From backyard latrines and cesspools to innovative smart technology, we explore the history of Buffalo's sewer system over the last 200 years.
Ignoring the cries for human rights and basic human decency, President Millard Fillmore opted to support the Fugitive Slave Act in an attempt to prevent civil war and preserve the Union.
We examine the environmental efforts of this unassuming Buffalo jeweler to reclaim the waterfront of the city he loved.
Commissioned for the opening of the new Courier-Express Building in 1930, the mural painted by Charles Bigelow and Ernest Davenport is a significant piece of Buffalo's rich journalistic and artistic history.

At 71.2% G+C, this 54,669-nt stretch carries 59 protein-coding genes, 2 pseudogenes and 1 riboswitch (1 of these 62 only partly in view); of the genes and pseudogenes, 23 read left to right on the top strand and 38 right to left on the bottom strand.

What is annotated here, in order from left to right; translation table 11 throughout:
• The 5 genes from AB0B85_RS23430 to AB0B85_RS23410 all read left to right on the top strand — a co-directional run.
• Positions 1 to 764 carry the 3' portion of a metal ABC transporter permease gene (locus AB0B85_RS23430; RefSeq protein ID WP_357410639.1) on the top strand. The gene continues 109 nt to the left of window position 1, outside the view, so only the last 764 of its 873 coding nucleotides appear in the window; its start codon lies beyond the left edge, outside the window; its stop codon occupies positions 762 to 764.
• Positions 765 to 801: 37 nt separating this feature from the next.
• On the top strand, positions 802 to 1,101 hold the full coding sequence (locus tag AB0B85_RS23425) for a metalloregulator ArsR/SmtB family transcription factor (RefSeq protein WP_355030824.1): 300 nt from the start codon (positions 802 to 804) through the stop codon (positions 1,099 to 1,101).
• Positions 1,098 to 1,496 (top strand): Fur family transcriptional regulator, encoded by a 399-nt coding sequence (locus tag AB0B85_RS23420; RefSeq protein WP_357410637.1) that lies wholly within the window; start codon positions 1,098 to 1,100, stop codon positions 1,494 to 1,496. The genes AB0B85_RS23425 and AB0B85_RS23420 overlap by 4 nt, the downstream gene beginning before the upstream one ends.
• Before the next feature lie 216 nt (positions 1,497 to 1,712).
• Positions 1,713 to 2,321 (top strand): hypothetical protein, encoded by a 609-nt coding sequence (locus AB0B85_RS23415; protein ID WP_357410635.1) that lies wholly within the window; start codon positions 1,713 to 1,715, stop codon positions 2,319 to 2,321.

Buffalo sports expert and collector Greg Tranter shares some of the most memorable stories, names and artifacts of Buffalo's long and colorful sports history in this webinar, originally hosted on June 12, 2020.
After more than a century as a social club and organization, the most charming brick on the Broadway block is getting a facelift.
This “baker’s dozen” of Buffalo’s lesser traveled thoroughfares provides a perfect opportunity for a summer tour.
Thanksgiving Day, 1931. Buffalo citizens -- black and white, adult and children -- line up for food on both sides of the entrance to the Volunteers of America at 77 Broadway.